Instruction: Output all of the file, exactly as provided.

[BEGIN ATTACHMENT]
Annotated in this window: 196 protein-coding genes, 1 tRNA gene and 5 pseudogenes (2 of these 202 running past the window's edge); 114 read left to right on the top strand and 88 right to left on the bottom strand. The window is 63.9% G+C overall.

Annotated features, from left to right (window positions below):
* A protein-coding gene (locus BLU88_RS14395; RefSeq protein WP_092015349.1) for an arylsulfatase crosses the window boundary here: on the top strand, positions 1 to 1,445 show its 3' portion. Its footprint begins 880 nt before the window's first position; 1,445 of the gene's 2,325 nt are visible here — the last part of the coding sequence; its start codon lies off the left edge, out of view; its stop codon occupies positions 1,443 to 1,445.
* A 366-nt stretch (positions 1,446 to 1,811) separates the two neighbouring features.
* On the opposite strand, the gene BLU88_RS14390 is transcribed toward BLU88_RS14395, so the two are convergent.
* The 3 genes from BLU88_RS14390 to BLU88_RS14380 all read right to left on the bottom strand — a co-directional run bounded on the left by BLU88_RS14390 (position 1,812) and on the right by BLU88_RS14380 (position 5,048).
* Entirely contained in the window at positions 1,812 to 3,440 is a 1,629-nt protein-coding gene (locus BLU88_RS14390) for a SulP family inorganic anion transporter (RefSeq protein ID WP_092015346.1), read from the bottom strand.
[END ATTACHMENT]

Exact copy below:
Annotated in this window: 196 protein-coding genes, 1 tRNA gene and 5 pseudogenes (2 of these 202 running past the window's edge); 114 read left to right on the top strand and 88 right to left on the bottom strand. The window is 63.9% G+C overall.

Annotated features, from left to right (window positions below):
* A protein-coding gene (locus BLU88_RS14395; RefSeq protein WP_092015349.1) for an arylsulfatase crosses the window boundary here: on the top strand, positions 1 to 1,445 show its 3' portion. Its footprint begins 880 nt before the window's first position; 1,445 of the gene's 2,325 nt are visible here — the last part of the coding sequence; its start codon lies off the left edge, out of view; its stop codon occupies positions 1,443 to 1,445.
* A 366-nt stretch (positions 1,446 to 1,811) separates the two neighbouring features.
* On the opposite strand, the gene BLU88_RS14390 is transcribed toward BLU88_RS14395, so the two are convergent.
* The 3 genes from BLU88_RS14390 to BLU88_RS14380 all read right to left on the bottom strand — a co-directional run bounded on the left by BLU88_RS14390 (position 1,812) and on the right by BLU88_RS14380 (position 5,048).
* Entirely contained in the window at positions 1,812 to 3,440 is a 1,629-nt protein-coding gene (locus BLU88_RS14390) for a SulP family inorganic anion transporter (RefSeq protein ID WP_092015346.1), read from the bottom strand.